Baffling you with bullsh*t

Baffling you with bullsh*t

The spring market is coming, and so is the spring marketing. If you are reading headlines and looking at charts, you will likely come up with the wrong conclusion. Below, I will show you some liar’s graphs. But first, the data those graphs were based on.

The actual data (from Zillow):

bk.zillow growth rate and prediction.pngThe real estate economy is fairly consistent, over time. Housing prices rise, on average, 2-4 percent a year. When they rise faster than that, the economy has problems and prices fall.

Housing is a safe long-term investment in economically stable areas, like greater Boston.

Housing is not a reliable quick-profit center unless you are in the business of improving and selling (nicknamed “flipping”). It takes cash to improve a property. Investors lose when they under-estimate the cost of renovation, or buy too high, or get caught at the top of the market. A lot of the appreciation buyers see in housing prices are because of the moneys spent on new kitchens and bathrooms, painting, landscaping, and otherwise improving the old housing stock.

The predictions were, well, predictable.

bk.predictions.zillow.pngThe optimists predicted the market would outperform normal market conditions; the pessimists predicted that the market would under-perform normal market conditions. On average, the market was expected to slightly under-perform its historical norms.

All experts predicted an annual growth rate of 2.8-4.5 percent annually.

That is a far cry from what most consumers think the market increases are.

 

 

Based on the charts above, a well-subscribed real estate blog published this headline and graph:

Future Home Values: Where Do The Experts Think They Are Headed?

BK.housechart

 

OK, that picture says a thousand words. None of them are true. Well, one is true; prices are going up.
This was followed up with these two “informative” charts:

bK.Projected-AppreciationProjected mean average appreciation: Yes, it is true that the projected increases in prices varies between 3.7-3.1 percent. This chart uses typical tricks to exaggerate the difference. The 3.7 percent bar is different color; this draws our eye to it and distorts the look of the bar. (it is darker, thus looks taller and thinner.) Also, the 3.7 percent is the top of the chart. If this were graphed on a chart from 0 to 100, the difference would be a tiny, tiny blip.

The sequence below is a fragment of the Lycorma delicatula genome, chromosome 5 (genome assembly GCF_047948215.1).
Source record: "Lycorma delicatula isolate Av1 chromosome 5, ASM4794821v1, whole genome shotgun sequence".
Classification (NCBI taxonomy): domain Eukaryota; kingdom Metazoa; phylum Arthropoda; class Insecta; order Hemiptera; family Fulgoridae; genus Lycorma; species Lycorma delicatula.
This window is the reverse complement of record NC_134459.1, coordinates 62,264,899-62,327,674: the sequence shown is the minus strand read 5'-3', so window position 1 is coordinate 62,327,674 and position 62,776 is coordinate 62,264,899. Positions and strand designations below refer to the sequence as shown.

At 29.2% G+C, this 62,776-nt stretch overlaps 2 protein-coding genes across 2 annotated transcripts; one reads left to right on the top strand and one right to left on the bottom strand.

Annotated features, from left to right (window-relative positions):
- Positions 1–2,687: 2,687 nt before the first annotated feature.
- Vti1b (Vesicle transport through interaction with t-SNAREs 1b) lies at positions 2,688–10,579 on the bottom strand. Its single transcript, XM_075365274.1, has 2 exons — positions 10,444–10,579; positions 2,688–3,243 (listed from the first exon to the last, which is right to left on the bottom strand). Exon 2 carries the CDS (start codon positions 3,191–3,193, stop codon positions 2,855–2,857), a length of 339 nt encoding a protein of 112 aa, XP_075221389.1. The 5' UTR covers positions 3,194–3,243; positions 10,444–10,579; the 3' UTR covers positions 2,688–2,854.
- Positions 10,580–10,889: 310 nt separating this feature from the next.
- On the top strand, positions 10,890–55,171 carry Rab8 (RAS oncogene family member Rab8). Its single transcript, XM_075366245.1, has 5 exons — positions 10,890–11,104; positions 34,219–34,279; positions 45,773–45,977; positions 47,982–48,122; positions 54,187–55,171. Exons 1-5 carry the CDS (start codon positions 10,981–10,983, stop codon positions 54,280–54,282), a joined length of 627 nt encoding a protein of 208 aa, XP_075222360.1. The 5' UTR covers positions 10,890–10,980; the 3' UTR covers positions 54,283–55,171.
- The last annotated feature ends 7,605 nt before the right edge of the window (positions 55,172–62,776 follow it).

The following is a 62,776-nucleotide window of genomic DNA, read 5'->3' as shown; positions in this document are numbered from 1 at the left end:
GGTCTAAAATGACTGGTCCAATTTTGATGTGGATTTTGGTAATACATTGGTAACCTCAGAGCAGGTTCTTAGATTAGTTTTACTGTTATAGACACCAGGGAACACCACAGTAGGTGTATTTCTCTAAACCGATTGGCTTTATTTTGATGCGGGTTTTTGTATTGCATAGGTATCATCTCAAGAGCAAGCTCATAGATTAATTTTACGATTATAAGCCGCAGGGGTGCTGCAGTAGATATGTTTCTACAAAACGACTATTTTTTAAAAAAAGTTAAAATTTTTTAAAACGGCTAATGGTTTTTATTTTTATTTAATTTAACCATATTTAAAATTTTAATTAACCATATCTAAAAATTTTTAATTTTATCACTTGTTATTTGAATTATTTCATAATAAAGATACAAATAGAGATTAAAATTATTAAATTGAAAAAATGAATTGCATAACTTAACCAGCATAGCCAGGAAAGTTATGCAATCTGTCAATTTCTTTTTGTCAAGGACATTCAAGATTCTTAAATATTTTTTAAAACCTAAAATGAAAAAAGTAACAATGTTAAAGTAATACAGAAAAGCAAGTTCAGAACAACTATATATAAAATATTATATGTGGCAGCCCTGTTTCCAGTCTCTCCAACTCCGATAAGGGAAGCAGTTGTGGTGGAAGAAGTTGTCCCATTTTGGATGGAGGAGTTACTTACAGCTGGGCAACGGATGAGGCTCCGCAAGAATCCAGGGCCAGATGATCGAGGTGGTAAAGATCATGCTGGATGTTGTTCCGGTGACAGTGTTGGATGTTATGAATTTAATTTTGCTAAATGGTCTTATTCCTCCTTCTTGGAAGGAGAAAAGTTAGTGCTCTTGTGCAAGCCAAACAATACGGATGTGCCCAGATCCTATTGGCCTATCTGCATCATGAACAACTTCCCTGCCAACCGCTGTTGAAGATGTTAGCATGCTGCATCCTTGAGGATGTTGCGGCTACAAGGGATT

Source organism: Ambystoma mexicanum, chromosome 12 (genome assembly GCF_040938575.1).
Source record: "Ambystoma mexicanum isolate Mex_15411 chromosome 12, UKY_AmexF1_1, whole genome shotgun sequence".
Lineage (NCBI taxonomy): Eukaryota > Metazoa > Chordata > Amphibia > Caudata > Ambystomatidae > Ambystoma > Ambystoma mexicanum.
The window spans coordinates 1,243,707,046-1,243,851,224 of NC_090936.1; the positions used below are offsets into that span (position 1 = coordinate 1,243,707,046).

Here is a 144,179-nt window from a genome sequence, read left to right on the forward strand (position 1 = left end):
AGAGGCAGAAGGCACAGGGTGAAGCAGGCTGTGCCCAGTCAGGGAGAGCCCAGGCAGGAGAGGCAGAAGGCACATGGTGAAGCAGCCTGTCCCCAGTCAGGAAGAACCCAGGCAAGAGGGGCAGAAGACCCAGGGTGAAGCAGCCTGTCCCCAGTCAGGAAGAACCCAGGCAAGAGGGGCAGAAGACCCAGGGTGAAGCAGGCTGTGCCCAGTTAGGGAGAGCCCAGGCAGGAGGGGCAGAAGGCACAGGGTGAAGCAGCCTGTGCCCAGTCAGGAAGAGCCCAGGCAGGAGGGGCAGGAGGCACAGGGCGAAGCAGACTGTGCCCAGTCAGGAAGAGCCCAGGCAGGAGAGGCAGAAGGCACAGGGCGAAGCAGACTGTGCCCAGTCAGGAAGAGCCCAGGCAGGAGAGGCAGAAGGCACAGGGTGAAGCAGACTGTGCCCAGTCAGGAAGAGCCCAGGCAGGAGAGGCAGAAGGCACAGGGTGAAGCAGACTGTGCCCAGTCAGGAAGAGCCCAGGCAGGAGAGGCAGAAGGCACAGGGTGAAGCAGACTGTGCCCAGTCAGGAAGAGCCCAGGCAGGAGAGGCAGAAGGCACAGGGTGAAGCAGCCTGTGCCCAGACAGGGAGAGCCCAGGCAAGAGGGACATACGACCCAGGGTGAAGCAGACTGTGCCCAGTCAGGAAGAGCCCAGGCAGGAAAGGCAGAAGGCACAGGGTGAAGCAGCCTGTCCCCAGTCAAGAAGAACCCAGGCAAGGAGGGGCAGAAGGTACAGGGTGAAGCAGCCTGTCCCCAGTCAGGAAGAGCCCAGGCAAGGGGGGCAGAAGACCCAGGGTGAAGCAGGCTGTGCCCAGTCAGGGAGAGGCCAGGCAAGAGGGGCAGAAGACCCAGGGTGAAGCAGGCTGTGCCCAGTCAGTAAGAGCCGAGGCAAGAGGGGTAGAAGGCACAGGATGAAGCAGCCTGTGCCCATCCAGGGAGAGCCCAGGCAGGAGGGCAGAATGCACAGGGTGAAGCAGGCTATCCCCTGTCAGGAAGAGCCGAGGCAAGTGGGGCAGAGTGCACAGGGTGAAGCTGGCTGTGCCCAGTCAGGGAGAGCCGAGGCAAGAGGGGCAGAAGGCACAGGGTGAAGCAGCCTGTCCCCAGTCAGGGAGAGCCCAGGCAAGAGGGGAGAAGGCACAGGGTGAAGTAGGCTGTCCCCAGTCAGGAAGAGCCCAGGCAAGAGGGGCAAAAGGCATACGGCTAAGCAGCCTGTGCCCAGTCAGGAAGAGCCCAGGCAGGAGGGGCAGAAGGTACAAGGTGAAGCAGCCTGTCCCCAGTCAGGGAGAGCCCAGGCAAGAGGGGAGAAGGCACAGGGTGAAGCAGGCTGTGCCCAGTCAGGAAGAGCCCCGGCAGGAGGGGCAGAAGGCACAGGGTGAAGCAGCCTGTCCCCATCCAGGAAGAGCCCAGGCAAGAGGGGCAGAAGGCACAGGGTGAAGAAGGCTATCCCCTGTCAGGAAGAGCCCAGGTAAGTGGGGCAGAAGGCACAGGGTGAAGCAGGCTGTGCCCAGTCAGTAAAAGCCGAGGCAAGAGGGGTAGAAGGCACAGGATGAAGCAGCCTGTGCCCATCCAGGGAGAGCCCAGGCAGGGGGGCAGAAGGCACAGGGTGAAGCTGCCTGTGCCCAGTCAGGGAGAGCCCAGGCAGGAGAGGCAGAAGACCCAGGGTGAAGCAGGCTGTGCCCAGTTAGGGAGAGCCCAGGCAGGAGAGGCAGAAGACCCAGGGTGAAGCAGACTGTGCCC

bk.Cumulative-AppreciationCumulative house appreciation by 2020: The projection chart is all well and good. Of course, over time, the price increase is much more: it increases geometrically. This chart also uses color and a short scale to exaggerate the difference in the figures.

Let me remind you, this is a projection. If one were to ask the experts if they expect consistent appreciation over the next four years, the answer would likely be “Of course not!”

So what’s the point of this kind of charting?

Make buyers anxious: The graphic with the houses and the headline is designed to frighten buyers. The lazy would-be buyers, will look at the title and the graphic, then click on. Their worst fear of inflation gets confirmed. “Future Home Values: Where Do The Experts Think They Are Headed?” Up and up and up and up.

Make sellers anxious: The projected mean percentage appreciation graph is a lesson for potential sellers. The rate of price growth is projected to go down. So, the message is: sell now! Many people won’t think it through. Appreciation is cumulative — there is no loss involved in selling later. But the chart can create the impression that a seller will get less by selling later.

Confirm expectations: The cumulative house appreciation chart, on the other hand, shows whatever the reader wants to believe. A bullish (expecting inflation) reader will note the 25 percent figure, and the bearish (expecting a weak market) reader will note the 10.9 percent figure.

Buyers and sellers respond to their fear of loss. Buyers who think the market is running away from them will spend more wildly. Sellers who think their profits are dwindling, will sell more quickly. Both of these conditions benefit real estate agents. But do they benefit you?

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